A group of Year 10 students were underachieving in some subjects and it appeared that their classroom behaviour and attitude to learning was impacting upon that achievement. After consulting with each student they agreed to be on lesson report for these particular subjects and they agreed that if a bad lesson was reported then they would have to take a punishment. I felt that it was important that this further punishment wasn’t something they thought was being inflicted upon them and so asked them to choose the consequence they would have to face, such as a lunchtime detention. After each pupil had signed a contract to agree to the sanction put in place, their parents were contacted and informed of the report process and the purpose of it. Where possible this contact was made by phone so that any misunderstandings could be cleared up, immediately.

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After each student had signed a contract...their parents were contacted and informed of the report process Each student was to be put on the report for at least three weeks so that any behaviour patterns could be identified. Release from the report required a full week of nothing but positive reports from teachers. Teachers were also informed of the lesson report and were encouraged to be very honest and exact with their comments. The report was produced daily and at the end of each school day would go home with the student to be signed by their parent or carer. This enabled the parents to see first-hand how their child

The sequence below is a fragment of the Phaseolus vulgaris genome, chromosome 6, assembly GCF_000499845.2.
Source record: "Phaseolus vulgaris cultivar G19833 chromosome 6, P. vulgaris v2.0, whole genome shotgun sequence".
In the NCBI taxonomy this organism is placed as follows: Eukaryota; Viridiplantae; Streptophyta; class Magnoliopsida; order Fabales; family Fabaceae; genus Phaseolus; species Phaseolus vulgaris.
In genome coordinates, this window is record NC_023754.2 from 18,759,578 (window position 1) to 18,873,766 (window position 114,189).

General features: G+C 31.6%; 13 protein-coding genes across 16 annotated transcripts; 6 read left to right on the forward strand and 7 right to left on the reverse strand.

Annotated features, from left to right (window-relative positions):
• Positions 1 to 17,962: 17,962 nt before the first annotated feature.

The report was produced daily and...would go home with the student to be signed by their parent or carer was doing each day, so they were just as involved in the report process as I was. There was a specific place at the bottom of the report for the parents (and the students) to put any comments about how the day had gone and about the progress they thought

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“Am I Bothered?”

was being made. This was used very effectively, allowing me to gain parents’ feedback – useful information to have when phone calls were made to parents. For example if a parent expressed a concern then I would contact them straight away to talk through the matter with them. To begin with, the self-chosen consequence of a negative comment that each student had agreed to proved to be a success. Only a handful of students had to do a detention a result of this. Before the detention was given I would have a meeting with each student to make sure they understood the reasons behind their actions and that I would be informing parents. It soon became apparent that the students were more upset about their parents finding out about their detention than actually having to do the detention.